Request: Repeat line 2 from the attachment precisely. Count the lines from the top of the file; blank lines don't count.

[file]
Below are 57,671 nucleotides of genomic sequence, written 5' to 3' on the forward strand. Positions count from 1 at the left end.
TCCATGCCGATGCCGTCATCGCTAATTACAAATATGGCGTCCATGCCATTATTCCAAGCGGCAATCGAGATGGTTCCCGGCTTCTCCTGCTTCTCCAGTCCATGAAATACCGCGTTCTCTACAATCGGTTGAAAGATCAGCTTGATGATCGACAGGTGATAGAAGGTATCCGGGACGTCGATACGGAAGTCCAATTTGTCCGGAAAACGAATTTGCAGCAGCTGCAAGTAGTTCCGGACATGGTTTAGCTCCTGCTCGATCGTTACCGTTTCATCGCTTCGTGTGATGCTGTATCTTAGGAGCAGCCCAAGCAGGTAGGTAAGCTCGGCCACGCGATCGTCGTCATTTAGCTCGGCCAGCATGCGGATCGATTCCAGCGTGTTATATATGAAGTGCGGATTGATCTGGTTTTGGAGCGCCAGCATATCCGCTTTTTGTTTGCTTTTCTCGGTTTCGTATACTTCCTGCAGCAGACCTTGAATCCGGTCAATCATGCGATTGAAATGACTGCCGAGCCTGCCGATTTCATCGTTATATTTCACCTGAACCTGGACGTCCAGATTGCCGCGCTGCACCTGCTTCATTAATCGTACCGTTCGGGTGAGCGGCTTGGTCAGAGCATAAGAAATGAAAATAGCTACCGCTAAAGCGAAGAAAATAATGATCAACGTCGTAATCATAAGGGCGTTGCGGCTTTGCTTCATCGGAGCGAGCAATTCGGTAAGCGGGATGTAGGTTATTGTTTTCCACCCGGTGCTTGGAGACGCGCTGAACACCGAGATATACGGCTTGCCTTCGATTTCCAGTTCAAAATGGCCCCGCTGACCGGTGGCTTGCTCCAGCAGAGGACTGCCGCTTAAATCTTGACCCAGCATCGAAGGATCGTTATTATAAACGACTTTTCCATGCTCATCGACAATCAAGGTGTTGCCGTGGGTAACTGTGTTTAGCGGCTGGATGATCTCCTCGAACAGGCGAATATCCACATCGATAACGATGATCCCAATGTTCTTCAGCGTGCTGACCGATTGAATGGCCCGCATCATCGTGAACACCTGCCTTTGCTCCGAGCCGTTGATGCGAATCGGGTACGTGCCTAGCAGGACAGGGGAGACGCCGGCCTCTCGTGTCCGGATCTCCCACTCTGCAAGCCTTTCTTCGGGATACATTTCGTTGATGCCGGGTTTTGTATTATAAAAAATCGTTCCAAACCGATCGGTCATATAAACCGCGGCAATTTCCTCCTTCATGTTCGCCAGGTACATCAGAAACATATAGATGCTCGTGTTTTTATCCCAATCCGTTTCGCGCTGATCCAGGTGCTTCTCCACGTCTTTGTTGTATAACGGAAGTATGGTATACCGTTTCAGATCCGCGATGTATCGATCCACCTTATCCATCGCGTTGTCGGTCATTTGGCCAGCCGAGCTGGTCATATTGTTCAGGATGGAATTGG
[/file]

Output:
TCCATGCCGATGCCGTCATCGCTAATTACAAATATGGCGTCCATGCCATTATTCCAAGCGGCAATCGAGATGGTTCCCGGCTTCTCCTGCTTCTCCAGTCCATGAAATACCGCGTTCTCTACAATCGGTTGAAAGATCAGCTTGATGATCGACAGGTGATAGAAGGTATCCGGGACGTCGATACGGAAGTCCAATTTGTCCGGAAAACGAATTTGCAGCAGCTGCAAGTAGTTCCGGACATGGTTTAGCTCCTGCTCGATCGTTACCGTTTCATCGCTTCGTGTGATGCTGTATCTTAGGAGCAGCCCAAGCAGGTAGGTAAGCTCGGCCACGCGATCGTCGTCATTTAGCTCGGCCAGCATGCGGATCGATTCCAGCGTGTTATATATGAAGTGCGGATTGATCTGGTTTTGGAGCGCCAGCATATCCGCTTTTTGTTTGCTTTTCTCGGTTTCGTATACTTCCTGCAGCAGACCTTGAATCCGGTCAATCATGCGATTGAAATGACTGCCGAGCCTGCCGATTTCATCGTTATATTTCACCTGAACCTGGACGTCCAGATTGCCGCGCTGCACCTGCTTCATTAATCGTACCGTTCGGGTGAGCGGCTTGGTCAGAGCATAAGAAATGAAAATAGCTACCGCTAAAGCGAAGAAAATAATGATCAACGTCGTAATCATAAGGGCGTTGCGGCTTTGCTTCATCGGAGCGAGCAATTCGGTAAGCGGGATGTAGGTTATTGTTTTCCACCCGGTGCTTGGAGACGCGCTGAACACCGAGATATACGGCTTGCCTTCGATTTCCAGTTCAAAATGGCCCCGCTGACCGGTGGCTTGCTCCAGCAGAGGACTGCCGCTTAAATCTTGACCCAGCATCGAAGGATCGTTATTATAAACGACTTTTCCATGCTCATCGACAATCAAGGTGTTGCCGTGGGTAACTGTGTTTAGCGGCTGGATGATCTCCTCGAACAGGCGAATATCCACATCGATAACGATGATCCCAATGTTCTTCAGCGTGCTGACCGATTGAATGGCCCGCATCATCGTGAACACCTGCCTTTGCTCCGAGCCGTTGATGCGAATCGGGTACGTGCCTAGCAGGACAGGGGAGACGCCGGCCTCTCGTGTCCGGATCTCCCACTCTGCAAGCCTTTCTTCGGGATACATTTCGTTGATGCCGGGTTTTGTATTATAAAAAATCGTTCCAAACCGATCGGTCATATAAACCGCGGCAATTTCCTCCTTCATGTTCGCCAGGTACATCAGAAACATATAGATGCTCGTGTTTTTATCCCAATCCGTTTCGCGCTGATCCAGGTGCTTCTCCACGTCTTTGTTGTATAACGGAAGTATGGTATACCGTTTCAGATCCGCGATGTATCGATCCACCTTATCCATCGCGTTGTCGGTCATTTGGCCAGCCGAGCTGGTCATATTGTTCAGGATGGAATTGG